There is nothing worse than the dreaded click when pressing the electric starter button on your motorcycle. It this happens out on a ride, far from home, even worse! So how do you start a motorcycle with a dead battery?
The most reliable way to start a motorcycle with a dead battery is by jump starting it from another battery or a portable battery starter pack. You can bump start your motorcycle if it has a carburetor, but a fuel injected bike may be difficult to push start due to the electronic fuel pump requiring power.
There are several ways you can get your motorcycle going again if the battery doesn’t have enough charge to crank the starter motor. Some methods are more reliable than others, and it is important to plan for this kind of situation.
I did some research and here is what I’ve found.
Starting a bike with a dead battery
The battery in your motorcycle can run out of juice for various reasons. It may be old and ready for retirement. Motorcycle batteries can generally last 3 to 5 years with proper maintenance. If you don’t ride often and never charge it, it may reach its end much sooner. Another cause of a dead battery could be that some electrical component is drawing current. You may have forgotten the lights on, or an aftermarket accessory is not wired correctly.
Whatever the reason, if your battery does not have enough charge to start the engine with the starter button, you need to have it tested. Any of the techniques to get the bike going again we discuss in this article is just a temporary fix to get you back to civilization.
Some of the techniques to start your motorcycle with a dead battery are more reliable than others, especially on heavy, modern bikes with electronic ignition, fuel injection and electric fuel pumps.
The 5 most popular techniques are discussed in the order of reliability.
- Jump start from another motorcycle or car
- Jump start using a battery starter pack
- Bump start your bike
- Wheel to wheel
- Rotate wheel with your hands
Before you try starting your bike using any of these methods, you need to check a few things to make sure it is indeed a flat battery that is the culprit, and not something else. If you fail to do this, some of these techniques will drain your own battery until your drop down next to your bike.
Check this before you try to start your bike with a dead battery
Before you try any of the methods, make sure your battery is the culprit. Many riders have pushed their bikes until they pass out next to it, only to find the kill-switch is flipped or the gas tank is empty! I’ve had a clutch cut-out switch leave my bike dead, and my wife’s BMW played dead on her in the desert with a faulty side-stand safety switch. Trying to jump or bump start a bike in this condition is futile.
Once you are sure there’s gas in the tank, the key is in the on position and the kill-switch is on you may want to try the headlights and see whether there’s any sign of life. If the beam is bright and the engine makes some sounds when you press the starter, you might get lucky with a bump start. If the lights are dim, you may need a jump start from a fresh battery.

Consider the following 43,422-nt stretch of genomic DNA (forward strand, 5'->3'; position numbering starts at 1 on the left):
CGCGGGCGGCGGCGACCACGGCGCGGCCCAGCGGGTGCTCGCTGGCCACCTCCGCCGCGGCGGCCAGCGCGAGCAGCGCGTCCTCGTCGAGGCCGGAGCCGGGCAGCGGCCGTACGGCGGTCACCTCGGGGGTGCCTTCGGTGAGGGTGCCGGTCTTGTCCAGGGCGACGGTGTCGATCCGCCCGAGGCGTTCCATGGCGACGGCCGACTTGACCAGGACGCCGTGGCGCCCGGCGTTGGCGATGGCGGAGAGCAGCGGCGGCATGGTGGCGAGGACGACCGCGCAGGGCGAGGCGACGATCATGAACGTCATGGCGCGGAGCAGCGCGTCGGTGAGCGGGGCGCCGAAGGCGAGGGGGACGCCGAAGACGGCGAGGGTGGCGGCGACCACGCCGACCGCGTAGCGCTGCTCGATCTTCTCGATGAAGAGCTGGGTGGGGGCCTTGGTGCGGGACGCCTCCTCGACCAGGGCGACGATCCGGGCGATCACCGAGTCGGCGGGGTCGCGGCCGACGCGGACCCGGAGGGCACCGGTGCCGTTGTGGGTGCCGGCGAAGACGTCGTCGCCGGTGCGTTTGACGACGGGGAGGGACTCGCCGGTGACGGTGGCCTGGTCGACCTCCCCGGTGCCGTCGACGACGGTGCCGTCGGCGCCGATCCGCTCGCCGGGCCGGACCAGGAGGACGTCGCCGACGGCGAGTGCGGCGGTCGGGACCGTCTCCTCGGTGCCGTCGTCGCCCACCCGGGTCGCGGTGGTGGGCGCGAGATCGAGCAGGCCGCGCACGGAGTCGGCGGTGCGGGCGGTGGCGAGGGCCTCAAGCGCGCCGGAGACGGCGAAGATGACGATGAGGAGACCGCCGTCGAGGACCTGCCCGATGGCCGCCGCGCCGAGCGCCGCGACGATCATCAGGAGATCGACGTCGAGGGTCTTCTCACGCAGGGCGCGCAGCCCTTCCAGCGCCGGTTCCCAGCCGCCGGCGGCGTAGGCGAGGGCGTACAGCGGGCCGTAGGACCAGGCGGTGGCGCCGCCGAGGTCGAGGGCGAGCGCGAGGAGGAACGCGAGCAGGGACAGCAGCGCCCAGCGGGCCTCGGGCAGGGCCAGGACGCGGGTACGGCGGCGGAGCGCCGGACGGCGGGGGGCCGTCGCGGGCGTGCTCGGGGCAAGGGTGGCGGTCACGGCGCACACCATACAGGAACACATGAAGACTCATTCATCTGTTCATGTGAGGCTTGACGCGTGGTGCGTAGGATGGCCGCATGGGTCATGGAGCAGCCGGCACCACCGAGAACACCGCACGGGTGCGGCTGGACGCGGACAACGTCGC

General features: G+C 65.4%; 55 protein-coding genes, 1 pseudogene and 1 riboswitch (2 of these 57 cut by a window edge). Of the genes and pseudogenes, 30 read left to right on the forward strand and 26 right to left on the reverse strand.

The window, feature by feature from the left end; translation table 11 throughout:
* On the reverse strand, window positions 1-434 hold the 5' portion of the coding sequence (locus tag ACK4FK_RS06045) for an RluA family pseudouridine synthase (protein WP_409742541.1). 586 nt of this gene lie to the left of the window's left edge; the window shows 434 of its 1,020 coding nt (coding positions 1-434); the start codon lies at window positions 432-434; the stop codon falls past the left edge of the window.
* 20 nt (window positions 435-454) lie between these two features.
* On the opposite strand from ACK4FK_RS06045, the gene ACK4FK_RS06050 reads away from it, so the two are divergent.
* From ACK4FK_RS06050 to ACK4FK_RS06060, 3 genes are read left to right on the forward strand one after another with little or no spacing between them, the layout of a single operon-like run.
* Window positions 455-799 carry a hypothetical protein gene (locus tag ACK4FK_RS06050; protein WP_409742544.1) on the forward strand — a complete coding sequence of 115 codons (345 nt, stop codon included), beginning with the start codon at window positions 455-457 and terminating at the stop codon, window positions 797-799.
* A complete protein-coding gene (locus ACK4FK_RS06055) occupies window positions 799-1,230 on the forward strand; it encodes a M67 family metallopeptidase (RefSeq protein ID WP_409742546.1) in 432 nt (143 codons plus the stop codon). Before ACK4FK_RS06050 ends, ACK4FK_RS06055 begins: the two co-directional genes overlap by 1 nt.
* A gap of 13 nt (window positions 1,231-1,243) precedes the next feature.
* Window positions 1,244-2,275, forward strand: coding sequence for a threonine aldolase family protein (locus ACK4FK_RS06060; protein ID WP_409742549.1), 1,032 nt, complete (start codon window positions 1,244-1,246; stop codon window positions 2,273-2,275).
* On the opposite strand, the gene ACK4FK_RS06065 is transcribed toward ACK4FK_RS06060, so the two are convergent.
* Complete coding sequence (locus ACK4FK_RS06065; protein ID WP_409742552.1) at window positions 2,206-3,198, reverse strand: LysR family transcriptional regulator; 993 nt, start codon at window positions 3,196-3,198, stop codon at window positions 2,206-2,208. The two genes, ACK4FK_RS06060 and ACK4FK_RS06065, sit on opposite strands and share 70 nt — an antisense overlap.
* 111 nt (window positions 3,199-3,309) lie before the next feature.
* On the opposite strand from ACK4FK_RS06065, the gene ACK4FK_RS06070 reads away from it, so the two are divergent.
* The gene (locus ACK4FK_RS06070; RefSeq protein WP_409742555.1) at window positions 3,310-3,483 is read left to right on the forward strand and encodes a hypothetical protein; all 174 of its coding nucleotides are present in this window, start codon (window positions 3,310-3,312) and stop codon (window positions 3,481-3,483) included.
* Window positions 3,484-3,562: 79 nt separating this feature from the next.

If there is no sign of life at all, check the fuses to see if none blew out. Ideally, you’d want to test the battery voltage with a voltmeter. A reading of between 12.4 and 13.8 V between the positive and negative terminals should be enough to start the engine with the electric start button. Below 12.4V the battery is serviceable, but won’t crank the starter. Sub-12 V and your out of luck and need a new battery.
Okay, so you’ve established the problem is a flat battery and your bike is parked in a safe spot, out of the road. What next?
#1. Jump start from another motorcycle or car
The most reliable way to start a dead motorcycle battery is by connecting it to a good battery from another bike or a car. Any 12 V battery that is in good condition will do. If you are starting the bike by connecting to a big car battery, the car’s engine does not have to be running. The battery will have enough juice to fire up your bike. If you are starting from another bike, you might want to have the donor bike’s motor running to make sure the charge is high enough.
If your motorcycle’s battery is very flat (the headlights are very dim, for instance), then it is best to leave the two batteries connected for a while before attempting to start your bike. Modern motorcycles have fuel injectors that needs power and an electronic fuel pump that needs to prime the fuel system. No fuel, no start.
Make sure your bike is securely on its stand and in neutral, and follow the steps below in the correct order:
Step 1: Connect the positive (red / +) terminals of each battery with the red cable of the jumper leads.
Step 2: Next, connect the one side of the black cable to the negative terminal of the good battery first.
Step 3: Lastly, connect the remaining side of the black cable to an unpainted part of your dead bike’s frame. The reason why you don’t connect this one to the battery terminal is because it might spark. You don’t want to cause a spark next to the battery, as the hydrogen gas emitted by it may ignite.
Once the electric fuel pump (of a more modern bike) is primed you can hit the starter button and hope that the battery is not damaged too much to hold a charge. Disconnect the two batteries in reverse order (black cable first, then red) and leave your bike running to charge up the battery. Now don’t stall your bike after your savior has waived you goodbye.
#2. Jump start using starter pack
If you ride alone or travel long-distance, you cannot always bargain on running into a friendly stranger that can help you jump start your bike. This is only really a concern if you venture far off the beaten track on your own. People are generally very helpful anywhere you go in the world.